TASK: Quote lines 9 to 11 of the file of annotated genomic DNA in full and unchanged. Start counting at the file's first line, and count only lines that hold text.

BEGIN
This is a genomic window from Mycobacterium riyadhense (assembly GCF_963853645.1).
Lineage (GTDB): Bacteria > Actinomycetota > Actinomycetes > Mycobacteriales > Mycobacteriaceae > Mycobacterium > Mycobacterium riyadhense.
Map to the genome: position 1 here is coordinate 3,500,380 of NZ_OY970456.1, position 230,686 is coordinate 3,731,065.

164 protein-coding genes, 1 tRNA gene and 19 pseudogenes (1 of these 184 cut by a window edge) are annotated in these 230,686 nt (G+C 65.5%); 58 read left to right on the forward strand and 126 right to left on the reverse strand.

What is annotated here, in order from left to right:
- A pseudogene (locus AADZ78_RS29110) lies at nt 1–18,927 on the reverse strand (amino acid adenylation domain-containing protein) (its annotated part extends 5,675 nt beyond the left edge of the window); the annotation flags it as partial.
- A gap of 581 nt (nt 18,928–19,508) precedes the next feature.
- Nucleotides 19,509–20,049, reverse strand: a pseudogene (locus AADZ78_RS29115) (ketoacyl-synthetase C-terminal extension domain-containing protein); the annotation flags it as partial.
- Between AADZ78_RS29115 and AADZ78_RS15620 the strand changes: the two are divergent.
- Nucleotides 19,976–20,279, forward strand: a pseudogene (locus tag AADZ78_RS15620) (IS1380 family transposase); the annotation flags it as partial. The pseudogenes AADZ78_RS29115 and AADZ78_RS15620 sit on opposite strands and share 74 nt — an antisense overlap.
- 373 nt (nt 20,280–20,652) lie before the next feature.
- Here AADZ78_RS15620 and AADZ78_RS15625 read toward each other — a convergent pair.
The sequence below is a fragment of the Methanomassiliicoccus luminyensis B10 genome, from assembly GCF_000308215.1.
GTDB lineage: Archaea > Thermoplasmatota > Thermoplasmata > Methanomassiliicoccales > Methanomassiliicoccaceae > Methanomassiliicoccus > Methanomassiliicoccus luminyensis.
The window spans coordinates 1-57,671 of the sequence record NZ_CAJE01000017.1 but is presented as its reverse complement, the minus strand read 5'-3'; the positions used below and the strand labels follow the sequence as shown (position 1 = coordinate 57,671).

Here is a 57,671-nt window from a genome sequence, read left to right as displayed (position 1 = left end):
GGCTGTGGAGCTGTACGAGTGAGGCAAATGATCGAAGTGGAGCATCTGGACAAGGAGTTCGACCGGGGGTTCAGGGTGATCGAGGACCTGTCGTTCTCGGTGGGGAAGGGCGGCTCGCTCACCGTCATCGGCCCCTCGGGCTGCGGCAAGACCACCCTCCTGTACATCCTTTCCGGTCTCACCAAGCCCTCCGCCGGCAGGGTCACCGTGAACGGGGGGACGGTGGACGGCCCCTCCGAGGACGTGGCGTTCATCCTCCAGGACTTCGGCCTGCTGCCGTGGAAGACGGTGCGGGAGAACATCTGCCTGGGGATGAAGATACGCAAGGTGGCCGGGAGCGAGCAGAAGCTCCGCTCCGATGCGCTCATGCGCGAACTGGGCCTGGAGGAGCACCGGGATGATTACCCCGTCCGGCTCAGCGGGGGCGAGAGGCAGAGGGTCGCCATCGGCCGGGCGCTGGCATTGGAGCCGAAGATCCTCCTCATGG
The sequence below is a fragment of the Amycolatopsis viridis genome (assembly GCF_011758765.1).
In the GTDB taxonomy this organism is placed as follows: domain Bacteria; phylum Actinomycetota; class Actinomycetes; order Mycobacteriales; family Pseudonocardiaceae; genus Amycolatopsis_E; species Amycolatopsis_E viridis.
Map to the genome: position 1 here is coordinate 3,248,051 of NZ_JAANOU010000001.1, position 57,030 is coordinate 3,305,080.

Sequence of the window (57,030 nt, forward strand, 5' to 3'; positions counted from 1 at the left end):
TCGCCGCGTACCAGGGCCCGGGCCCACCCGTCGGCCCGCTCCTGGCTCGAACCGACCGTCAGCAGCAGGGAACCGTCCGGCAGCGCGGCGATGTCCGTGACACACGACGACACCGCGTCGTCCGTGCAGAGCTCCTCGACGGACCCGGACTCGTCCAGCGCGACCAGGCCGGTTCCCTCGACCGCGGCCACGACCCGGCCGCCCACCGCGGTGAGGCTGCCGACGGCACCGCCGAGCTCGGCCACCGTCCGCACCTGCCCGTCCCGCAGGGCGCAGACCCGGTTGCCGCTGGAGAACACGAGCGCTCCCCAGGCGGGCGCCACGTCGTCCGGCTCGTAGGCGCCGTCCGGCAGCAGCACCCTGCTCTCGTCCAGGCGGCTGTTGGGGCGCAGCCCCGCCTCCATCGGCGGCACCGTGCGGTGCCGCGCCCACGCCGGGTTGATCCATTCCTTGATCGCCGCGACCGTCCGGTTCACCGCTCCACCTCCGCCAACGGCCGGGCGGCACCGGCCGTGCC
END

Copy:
- Between AADZ78_RS29115 and AADZ78_RS15620 the strand changes: the two are divergent.
- Nucleotides 19,976–20,279, forward strand: a pseudogene (locus tag AADZ78_RS15620) (IS1380 family transposase); the annotation flags it as partial. The pseudogenes AADZ78_RS29115 and AADZ78_RS15620 sit on opposite strands and share 74 nt — an antisense overlap.
- 373 nt (nt 20,280–20,652) lie before the next feature.